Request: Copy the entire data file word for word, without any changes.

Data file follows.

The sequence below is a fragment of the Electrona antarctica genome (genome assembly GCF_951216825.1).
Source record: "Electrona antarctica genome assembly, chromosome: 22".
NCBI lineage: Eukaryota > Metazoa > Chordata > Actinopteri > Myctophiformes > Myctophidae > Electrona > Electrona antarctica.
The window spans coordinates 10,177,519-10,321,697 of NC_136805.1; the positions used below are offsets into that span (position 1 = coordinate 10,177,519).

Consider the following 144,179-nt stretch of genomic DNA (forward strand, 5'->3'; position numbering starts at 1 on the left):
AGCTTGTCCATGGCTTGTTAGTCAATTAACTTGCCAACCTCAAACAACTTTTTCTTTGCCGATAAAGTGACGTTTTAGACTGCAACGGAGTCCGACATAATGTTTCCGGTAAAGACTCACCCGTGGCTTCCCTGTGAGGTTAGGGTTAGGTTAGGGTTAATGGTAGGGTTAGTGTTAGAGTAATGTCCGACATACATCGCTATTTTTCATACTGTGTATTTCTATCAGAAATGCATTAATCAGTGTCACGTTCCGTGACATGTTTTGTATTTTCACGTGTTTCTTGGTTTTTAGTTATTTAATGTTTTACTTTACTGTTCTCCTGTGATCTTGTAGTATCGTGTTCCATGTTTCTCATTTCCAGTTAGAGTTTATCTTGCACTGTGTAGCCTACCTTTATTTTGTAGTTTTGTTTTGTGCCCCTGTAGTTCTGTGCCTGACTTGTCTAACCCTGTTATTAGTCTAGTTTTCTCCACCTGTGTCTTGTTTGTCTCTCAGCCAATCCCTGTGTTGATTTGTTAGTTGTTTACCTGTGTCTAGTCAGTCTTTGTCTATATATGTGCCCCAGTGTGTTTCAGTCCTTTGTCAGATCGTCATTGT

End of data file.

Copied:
The sequence below is a fragment of the Electrona antarctica genome (genome assembly GCF_951216825.1).
Source record: "Electrona antarctica genome assembly, chromosome: 22".
NCBI lineage: Eukaryota > Metazoa > Chordata > Actinopteri > Myctophiformes > Myctophidae > Electrona > Electrona antarctica.
The window spans coordinates 10,177,519-10,321,697 of NC_136805.1; the positions used below are offsets into that span (position 1 = coordinate 10,177,519).

Consider the following 144,179-nt stretch of genomic DNA (forward strand, 5'->3'; position numbering starts at 1 on the left):
AGCTTGTCCATGGCTTGTTAGTCAATTAACTTGCCAACCTCAAACAACTTTTTCTTTGCCGATAAAGTGACGTTTTAGACTGCAACGGAGTCCGACATAATGTTTCCGGTAAAGACTCACCCGTGGCTTCCCTGTGAGGTTAGGGTTAGGTTAGGGTTAATGGTAGGGTTAGTGTTAGAGTAATGTCCGACATACATCGCTATTTTTCATACTGTGTATTTCTATCAGAAATGCATTAATCAGTGTCACGTTCCGTGACATGTTTTGTATTTTCACGTGTTTCTTGGTTTTTAGTTATTTAATGTTTTACTTTACTGTTCTCCTGTGATCTTGTAGTATCGTGTTCCATGTTTCTCATTTCCAGTTAGAGTTTATCTTGCACTGTGTAGCCTACCTTTATTTTGTAGTTTTGTTTTGTGCCCCTGTAGTTCTGTGCCTGACTTGTCTAACCCTGTTATTAGTCTAGTTTTCTCCACCTGTGTCTTGTTTGTCTCTCAGCCAATCCCTGTGTTGATTTGTTAGTTGTTTACCTGTGTCTAGTCAGTCTTTGTCTATATATGTGCCCCAGTGTGTTTCAGTCCTTTGTCAGATCGTCATTGT